Background. There are many models used to explore ischemic-related phenomena. The rat epigastric fasciocutaneous flap model is the one most commonly used. Critical ischemic time is the maximum ischemic insult that tissue can undergo and still remain viable. Experimentally, ischemia is induced either by clamping the vascular pedicle or by dividing the pedicle then performing microvascular arterial and venous anastomosis. We sought to determine what effect the different methods of inducing ischemia have on the critical primary ischemic time and, thus, flap survival. Methods. A right 3 cm x 6 cm groin flap based on the inferior epigastric vessels was raised in each rat. Ischemic times of 4, 6, 8, or 10 hours were induced either by placing temporary occlusion clamps on each vessel of the vascular pedicle (island pedicle group) or by ligation and division of the pedicle with subsequent microvascular anastomosis (free flap group). Survival was assessed at 7 days. Results. The primary ischemic time at which one half of free flaps are predicted to die was calculated to be 7.60 hours, compared with 6.09 hours for the island pedicle flaps (p < .05). Conclusions. Fasciocutaneous flaps undergoing ligation and anastomosis are more resistant to ischemia than are those undergoing clamping of the pedicle. Possible etiologic factors responsible for this experimental finding are discussed.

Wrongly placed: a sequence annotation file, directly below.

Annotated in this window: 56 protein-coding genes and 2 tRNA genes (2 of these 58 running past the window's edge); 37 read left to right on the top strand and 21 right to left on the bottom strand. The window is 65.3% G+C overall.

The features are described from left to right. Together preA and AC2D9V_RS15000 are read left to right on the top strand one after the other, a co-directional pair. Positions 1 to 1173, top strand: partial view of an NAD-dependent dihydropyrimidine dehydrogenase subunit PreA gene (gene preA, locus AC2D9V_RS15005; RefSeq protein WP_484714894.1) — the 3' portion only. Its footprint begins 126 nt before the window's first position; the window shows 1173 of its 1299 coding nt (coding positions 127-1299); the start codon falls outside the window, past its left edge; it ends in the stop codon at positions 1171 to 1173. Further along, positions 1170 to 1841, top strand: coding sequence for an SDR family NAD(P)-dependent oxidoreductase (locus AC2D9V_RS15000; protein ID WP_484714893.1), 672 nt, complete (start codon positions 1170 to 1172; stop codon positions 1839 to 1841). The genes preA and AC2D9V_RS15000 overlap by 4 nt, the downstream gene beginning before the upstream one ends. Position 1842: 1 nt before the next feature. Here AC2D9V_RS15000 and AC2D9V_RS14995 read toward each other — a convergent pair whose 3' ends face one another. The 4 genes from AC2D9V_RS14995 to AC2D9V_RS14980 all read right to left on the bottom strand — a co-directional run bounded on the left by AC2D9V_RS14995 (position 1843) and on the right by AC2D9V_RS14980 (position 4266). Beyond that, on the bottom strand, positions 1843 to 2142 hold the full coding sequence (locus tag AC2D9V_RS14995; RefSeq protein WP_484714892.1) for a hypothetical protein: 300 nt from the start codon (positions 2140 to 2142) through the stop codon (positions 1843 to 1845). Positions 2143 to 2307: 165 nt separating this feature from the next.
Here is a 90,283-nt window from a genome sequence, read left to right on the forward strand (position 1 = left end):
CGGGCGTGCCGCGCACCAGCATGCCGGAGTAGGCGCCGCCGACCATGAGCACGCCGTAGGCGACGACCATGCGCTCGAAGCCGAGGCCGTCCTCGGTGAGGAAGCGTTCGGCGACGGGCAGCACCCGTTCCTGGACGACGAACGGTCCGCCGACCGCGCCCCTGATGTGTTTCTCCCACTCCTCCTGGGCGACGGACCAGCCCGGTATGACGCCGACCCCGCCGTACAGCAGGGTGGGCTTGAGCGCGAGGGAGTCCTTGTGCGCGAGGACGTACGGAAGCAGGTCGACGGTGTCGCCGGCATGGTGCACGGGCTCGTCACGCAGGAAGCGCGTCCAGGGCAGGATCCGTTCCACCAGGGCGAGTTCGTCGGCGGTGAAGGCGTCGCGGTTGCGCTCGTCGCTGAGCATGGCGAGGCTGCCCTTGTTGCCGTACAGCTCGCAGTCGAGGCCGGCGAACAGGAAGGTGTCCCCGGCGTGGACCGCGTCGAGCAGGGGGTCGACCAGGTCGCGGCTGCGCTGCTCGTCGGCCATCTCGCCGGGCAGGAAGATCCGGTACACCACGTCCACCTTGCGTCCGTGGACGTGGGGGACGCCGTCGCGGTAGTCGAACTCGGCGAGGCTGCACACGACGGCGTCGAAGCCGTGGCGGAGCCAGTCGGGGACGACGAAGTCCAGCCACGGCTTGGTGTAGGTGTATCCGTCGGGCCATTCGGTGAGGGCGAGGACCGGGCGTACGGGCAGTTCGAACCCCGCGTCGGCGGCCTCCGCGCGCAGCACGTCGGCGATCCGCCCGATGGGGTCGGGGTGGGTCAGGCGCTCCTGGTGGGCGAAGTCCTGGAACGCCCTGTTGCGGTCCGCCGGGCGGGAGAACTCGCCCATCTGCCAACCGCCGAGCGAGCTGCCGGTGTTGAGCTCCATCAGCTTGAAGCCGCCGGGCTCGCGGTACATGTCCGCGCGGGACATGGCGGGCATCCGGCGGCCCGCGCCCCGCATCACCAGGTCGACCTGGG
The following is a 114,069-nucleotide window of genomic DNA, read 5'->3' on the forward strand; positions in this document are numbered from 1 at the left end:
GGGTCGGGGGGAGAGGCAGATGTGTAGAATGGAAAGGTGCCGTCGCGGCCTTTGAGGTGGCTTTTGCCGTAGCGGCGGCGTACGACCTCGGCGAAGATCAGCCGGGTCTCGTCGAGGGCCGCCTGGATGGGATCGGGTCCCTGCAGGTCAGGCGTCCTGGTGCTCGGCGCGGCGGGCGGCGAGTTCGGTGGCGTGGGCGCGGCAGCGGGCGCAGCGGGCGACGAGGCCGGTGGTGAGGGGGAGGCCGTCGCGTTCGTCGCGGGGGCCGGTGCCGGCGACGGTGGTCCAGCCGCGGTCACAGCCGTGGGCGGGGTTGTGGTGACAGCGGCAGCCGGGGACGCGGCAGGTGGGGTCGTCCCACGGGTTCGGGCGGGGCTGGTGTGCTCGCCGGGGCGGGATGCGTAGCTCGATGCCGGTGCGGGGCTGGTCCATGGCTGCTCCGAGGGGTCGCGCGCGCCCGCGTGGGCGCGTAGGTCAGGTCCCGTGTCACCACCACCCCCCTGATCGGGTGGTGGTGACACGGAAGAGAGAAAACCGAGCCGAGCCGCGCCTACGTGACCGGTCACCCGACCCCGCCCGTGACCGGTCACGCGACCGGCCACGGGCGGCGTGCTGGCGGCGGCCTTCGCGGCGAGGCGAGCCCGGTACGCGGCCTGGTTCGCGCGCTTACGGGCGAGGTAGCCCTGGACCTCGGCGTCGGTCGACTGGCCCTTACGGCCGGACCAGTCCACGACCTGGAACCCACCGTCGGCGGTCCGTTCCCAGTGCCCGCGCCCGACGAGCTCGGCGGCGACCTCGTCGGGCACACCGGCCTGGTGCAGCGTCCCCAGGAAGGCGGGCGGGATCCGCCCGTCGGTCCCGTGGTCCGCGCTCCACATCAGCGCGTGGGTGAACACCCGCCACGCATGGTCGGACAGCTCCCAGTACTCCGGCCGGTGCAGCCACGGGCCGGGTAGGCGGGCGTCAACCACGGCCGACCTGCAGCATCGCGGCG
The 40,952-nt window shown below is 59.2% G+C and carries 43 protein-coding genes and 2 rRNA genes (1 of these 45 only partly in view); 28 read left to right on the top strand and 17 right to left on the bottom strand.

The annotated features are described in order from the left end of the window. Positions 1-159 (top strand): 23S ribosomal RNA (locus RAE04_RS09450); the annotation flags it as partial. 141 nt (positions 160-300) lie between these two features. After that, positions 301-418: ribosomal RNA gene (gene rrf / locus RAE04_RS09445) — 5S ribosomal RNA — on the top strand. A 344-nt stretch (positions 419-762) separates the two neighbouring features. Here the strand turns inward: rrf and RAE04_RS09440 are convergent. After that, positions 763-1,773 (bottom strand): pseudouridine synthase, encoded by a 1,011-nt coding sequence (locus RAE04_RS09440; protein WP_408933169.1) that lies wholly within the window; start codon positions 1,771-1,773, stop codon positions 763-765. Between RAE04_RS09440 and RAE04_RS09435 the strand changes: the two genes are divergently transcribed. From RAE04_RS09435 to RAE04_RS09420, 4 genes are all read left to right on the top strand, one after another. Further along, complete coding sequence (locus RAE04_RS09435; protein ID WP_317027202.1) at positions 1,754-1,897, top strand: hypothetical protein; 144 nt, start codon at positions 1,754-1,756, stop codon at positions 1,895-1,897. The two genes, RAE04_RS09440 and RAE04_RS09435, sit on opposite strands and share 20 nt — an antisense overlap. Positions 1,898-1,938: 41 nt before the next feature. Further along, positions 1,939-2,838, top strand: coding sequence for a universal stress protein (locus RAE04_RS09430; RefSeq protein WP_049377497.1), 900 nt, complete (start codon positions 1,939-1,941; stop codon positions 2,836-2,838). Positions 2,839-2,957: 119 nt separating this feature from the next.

|Original language||English (US)|
|Number of pages||6|
|Journal||Head and Neck|
|State||Published - May 1 1999|
- Fasciocutaneous flap
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